STD's and Teenagers

Almost half of all high school girls reported being sexually active according to the 2001 study conducted by the U.S. Centers for Disease Control and Prevention (CDC). Excited hormones, love, teen angst and rebellion may all come to play when explaining the number of sexually active teens.

But, unfortunately, 25 percent of these high school students become infected with a sexually transmitted disease (STD) before they graduate from high school. As a result, 2.5 million teens a year contract one of the many types of STDs.

Can Parents Help Lower The Number Of STDs In Teenagers?

The answer is yes. We may not be able to tell our daughter or son when it's the right time to have sex. Because deciding when a person is ready to have sex is a personal decision, and probably one of the most important decisions someone can make as a teenager. Nonetheless, parents can help educate their teens about sex.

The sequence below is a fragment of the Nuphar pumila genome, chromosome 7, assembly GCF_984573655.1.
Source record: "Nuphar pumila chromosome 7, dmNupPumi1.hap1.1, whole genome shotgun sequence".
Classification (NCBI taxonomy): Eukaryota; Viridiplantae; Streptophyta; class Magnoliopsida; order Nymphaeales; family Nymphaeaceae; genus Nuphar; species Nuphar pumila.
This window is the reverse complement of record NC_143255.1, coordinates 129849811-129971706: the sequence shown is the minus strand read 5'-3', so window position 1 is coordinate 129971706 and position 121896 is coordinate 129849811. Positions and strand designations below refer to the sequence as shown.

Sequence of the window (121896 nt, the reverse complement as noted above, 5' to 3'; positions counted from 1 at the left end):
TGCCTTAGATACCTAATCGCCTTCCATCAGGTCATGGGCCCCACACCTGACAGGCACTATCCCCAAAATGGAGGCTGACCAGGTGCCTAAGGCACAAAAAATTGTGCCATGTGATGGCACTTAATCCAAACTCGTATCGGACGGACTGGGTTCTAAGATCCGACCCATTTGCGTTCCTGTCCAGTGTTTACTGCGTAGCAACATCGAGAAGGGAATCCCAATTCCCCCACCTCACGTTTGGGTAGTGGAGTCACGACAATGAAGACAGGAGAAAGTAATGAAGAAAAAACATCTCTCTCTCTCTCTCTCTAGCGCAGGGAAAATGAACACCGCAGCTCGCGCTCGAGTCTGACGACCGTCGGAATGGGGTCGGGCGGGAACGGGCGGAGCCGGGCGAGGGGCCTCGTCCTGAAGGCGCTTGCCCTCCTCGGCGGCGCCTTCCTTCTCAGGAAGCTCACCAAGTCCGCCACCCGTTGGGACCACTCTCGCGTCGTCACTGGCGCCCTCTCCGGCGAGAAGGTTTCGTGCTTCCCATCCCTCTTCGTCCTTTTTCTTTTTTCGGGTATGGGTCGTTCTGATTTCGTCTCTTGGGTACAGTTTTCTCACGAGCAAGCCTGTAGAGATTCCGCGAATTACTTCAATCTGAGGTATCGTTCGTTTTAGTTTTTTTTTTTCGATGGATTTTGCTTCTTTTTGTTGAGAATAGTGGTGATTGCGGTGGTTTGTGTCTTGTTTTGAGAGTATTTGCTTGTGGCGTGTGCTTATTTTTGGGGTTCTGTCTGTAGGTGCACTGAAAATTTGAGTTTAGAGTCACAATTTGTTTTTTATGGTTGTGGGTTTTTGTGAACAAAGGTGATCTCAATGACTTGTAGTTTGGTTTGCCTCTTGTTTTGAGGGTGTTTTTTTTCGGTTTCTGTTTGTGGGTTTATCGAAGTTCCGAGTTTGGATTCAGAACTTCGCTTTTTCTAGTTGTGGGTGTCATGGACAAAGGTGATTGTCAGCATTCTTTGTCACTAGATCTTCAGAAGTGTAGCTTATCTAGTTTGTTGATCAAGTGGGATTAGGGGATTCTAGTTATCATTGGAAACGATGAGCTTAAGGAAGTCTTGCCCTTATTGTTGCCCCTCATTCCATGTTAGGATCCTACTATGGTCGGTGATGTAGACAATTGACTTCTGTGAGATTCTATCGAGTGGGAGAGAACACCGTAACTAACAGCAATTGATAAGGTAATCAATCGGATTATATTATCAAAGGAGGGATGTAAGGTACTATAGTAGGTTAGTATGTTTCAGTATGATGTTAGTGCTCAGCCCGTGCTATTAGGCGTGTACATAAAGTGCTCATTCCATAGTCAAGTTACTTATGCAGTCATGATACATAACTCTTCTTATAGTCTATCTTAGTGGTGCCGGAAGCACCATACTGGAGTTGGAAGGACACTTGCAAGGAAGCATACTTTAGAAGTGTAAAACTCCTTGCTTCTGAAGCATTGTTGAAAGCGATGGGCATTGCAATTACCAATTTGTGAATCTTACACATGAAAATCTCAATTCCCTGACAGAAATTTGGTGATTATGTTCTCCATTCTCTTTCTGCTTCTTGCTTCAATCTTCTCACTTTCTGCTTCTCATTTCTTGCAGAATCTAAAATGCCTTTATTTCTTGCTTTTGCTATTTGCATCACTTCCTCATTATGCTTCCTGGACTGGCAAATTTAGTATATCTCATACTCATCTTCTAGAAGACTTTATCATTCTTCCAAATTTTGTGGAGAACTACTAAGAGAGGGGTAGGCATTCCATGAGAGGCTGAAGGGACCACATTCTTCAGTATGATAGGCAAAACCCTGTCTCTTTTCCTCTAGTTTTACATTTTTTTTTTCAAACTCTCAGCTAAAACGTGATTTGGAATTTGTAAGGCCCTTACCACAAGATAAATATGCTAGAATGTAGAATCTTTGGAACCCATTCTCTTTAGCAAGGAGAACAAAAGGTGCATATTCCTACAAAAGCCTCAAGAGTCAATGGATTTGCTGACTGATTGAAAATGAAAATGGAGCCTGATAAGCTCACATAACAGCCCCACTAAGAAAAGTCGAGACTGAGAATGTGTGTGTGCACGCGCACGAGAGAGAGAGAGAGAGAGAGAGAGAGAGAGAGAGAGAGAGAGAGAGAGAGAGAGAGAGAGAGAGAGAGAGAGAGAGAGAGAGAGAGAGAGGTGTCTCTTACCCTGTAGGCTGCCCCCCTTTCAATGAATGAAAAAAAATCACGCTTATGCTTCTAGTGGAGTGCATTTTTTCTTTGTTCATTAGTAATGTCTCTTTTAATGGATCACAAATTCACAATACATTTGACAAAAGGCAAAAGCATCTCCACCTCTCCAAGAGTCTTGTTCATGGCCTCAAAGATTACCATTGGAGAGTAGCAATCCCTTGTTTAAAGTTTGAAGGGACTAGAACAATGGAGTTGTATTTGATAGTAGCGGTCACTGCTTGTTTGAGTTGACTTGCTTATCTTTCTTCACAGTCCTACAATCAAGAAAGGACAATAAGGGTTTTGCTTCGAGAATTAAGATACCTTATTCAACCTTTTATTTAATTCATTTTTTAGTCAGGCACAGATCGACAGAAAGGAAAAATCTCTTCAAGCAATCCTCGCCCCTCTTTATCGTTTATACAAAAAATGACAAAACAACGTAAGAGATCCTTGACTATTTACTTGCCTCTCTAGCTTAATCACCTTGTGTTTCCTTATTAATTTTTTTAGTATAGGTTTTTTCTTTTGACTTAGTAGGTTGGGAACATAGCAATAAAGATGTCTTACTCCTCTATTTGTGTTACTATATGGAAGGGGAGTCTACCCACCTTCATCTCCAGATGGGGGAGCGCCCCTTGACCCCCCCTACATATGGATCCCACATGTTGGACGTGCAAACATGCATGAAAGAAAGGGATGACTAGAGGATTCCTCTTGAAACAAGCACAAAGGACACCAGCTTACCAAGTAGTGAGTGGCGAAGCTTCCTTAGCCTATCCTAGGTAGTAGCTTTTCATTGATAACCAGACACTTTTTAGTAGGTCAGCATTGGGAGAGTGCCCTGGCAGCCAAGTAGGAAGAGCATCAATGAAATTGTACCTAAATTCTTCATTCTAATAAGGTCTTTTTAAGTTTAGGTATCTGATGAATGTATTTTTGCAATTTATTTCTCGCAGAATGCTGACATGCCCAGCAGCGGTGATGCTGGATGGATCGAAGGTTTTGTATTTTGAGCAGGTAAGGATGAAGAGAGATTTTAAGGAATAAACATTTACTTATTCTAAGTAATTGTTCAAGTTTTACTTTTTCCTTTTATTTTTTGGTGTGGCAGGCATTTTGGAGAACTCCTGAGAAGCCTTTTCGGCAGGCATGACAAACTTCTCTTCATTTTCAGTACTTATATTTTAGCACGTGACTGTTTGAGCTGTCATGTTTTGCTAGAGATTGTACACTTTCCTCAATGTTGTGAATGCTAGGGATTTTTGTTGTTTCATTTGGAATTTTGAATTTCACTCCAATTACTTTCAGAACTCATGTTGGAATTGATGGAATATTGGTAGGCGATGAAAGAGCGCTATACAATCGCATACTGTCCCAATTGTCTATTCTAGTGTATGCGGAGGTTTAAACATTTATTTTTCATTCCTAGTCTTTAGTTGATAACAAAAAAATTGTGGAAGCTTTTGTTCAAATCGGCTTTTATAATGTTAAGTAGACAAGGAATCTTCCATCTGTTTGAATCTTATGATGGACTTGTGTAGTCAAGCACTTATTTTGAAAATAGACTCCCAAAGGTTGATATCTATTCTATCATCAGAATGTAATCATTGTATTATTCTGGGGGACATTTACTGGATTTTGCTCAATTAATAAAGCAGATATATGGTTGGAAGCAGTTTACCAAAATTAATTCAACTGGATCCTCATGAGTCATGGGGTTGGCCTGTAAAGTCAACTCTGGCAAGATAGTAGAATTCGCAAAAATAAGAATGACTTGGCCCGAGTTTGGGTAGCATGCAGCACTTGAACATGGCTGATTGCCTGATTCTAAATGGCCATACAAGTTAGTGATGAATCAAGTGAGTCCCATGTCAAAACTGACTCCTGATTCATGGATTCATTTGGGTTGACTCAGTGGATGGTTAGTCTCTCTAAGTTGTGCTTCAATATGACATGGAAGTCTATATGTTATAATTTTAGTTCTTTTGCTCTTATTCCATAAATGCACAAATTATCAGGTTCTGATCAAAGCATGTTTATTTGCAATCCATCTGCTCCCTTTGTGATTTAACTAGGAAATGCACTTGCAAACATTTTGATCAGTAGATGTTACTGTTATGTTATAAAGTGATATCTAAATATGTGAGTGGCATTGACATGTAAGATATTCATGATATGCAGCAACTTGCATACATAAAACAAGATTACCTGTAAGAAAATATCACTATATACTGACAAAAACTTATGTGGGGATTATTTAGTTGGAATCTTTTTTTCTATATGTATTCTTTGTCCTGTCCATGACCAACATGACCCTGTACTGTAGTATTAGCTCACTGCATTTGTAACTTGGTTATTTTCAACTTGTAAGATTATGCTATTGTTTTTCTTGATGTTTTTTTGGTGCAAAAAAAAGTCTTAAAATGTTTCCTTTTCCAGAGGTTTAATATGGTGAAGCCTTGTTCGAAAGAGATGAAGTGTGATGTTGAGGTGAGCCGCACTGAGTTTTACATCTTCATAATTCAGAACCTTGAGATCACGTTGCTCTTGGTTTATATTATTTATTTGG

How can you tell if your teen is sexually active?

If sex is not readily open to discussion in your house, it may be a bit tricky. But, remember instead enforcing your own values about sex onto your teen, talk to her about the risks that can affect her life. Even if your daughter is not sexually active yet, she may be soon. So, it's good to start talking early about contraceptives and building an open relationship with your teen.

According to the 2001 CDC survey, only a half of the teens that were sexually active used a condom the last time they had sex. However, roughly only 25 percent of teens reported using a condom regularly during intercourse.

What contraceptive should you suggest to your teen?

Answer: Condoms. Because when male condoms and female condoms are used correctly during sex, the risk of contracting STD's and HIV drops dramatically. Whereas, other contraceptive methods like birth controls and spermicides help prevent pregnancy but won't protect your teen from STDs that are transmitted by skin-to-skin contact.

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